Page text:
There’s no one like the NXT Women’s Champion Asuka. The closest analogy has to be Brock Lesnar. She’s so dominant and violent, but so charismatic that she successfully straddles the heel-face binary. This was in the forefront throughout the match. She enjoyed dishing out pain and punishment on her challenger, but she was just so good at what she does that you couldn’t help but cheer for her. She had an answer for everything Bayley did, and at the end, a sharp kick to the head got her the win.


It wasn’t quite the heartwarming story that Bayley fans were hoping to see, but you can see why Bayley was called the heart and soul of NXT. She is the purest babyface in the industry, and you can’t help but admire her never say die attitude. If this was her last match for NXT, it was the best way to go.

Corey Graves had the perfect response when asked if he knew what it took the beat the champ. He didn’t know. I don’t think anybody can beat her right now, but it would be a hell of a rub to anyone who can do it. For now, I’m going to enjoy watching as she continues her path of destruction.

Shinsuke Nakamura def. Samoa Joe to win the NXT Championship


Man, this was stiff. This was Strong Style at its best—showcased by two of the best workers in the style. Joe and Nakamura threw everything they had at each other, and boy, it was beautiful violence.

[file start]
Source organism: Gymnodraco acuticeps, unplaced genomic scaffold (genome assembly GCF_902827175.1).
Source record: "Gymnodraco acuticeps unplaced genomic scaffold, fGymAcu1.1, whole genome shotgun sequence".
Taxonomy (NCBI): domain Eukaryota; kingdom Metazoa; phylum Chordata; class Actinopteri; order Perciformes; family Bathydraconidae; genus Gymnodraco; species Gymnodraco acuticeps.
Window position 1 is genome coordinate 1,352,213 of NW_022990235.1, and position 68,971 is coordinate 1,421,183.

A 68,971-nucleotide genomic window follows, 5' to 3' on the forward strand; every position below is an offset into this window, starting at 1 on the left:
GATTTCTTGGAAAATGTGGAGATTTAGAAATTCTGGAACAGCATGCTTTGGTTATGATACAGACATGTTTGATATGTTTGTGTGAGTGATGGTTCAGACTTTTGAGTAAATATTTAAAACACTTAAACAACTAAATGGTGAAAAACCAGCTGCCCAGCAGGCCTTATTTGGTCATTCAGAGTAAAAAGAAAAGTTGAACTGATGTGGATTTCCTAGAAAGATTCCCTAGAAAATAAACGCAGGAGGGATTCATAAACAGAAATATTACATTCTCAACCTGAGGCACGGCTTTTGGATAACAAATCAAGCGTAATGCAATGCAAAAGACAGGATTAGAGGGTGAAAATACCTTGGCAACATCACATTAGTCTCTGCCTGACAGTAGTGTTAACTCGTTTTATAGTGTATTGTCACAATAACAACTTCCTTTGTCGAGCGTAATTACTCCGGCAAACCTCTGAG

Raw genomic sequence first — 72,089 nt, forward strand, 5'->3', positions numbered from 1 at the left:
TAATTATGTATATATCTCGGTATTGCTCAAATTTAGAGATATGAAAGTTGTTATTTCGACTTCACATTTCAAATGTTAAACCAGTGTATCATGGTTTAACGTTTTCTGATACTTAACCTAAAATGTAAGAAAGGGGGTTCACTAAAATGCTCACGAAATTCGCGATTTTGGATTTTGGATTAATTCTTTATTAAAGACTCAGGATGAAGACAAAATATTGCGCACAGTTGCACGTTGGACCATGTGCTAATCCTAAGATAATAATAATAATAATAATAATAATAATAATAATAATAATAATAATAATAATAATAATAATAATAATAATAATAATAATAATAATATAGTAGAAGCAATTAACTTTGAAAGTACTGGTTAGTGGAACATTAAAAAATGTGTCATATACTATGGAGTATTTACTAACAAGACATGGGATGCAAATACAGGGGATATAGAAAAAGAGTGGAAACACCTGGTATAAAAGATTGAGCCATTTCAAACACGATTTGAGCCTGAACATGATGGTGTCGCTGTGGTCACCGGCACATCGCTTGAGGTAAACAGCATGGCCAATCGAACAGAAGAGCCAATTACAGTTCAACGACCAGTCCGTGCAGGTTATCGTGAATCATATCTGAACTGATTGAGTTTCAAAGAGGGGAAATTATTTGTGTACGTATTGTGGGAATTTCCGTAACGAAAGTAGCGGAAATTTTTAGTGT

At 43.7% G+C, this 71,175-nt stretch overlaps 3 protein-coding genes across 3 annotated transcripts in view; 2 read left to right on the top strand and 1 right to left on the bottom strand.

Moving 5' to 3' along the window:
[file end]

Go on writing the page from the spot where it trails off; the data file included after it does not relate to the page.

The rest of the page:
The start of the match had a very shoot-style, MMA-esque vibe, with both guys trading takedowns and jockeying for position. This was a great way to show that Strong Style isn’t just about punching really hard; it’s about bringing that gritty realism in combat sports to professional wrestling and using it as a storytelling medium. And they told such a great story.

Joe, as dominant as he can be, isn’t immune to the hubris and anger that are controlling him. Nakamura felt that fury and anger in all those stiff strikes and crushing submission, but the famed Japanese fighting spirit can’t be conquered. The King of Strong Style returned every shot with vicious strikes of his own, and in the end, a couple of Kinshasas spelled the doom for Joe’s title reign and probably his jaw.


What a way to kickstart Shinsuke Nakamura’s run as the top dog of NXT. Samoa Joe is on another level right now, and beating him gave Nakamura another notch on his already impressive belt. You couldn’t have given a better opponent for Nakamura, as he got an opponent that could match him blow by blow. A rematch should be in the books, and if it’s anything like this first one, it’s going to be brilliant.

*****

Last year’s TakeOver: Brooklyn was arguably one of the best shows NXT had delivered in its existence. The second one was close to achieving that same level of greatness. The undercard gave us glimpses of a promising future for NXT, while the championship bouts were all supremely brilliant matches. Once again, the main roster has a lot of work to do for SummerSlam to top this show. TakeOver: Brooklyn II gets an A+.

Thoughts on TakeOver: Brooklyn? Drop us a comment below!

Photos from WWE.com


*****

Jocs Boncodin (@caboncodin) is a Managing Editor of Smark Henry. He answers tweets by day and watches wrestling by night. An aspiring writer, Jocs spends most of his idle time fantasy booking angles and overthinking wrestling storylines. A big fan of the WWE, his introduction to the local online wrestling community Smark Gilas-Pilipinas has opened his eyes to the wonders of puroresu and lucha libre. He currently handles Smark Hen-XT, smarkhenry.ph's weekly NXT review.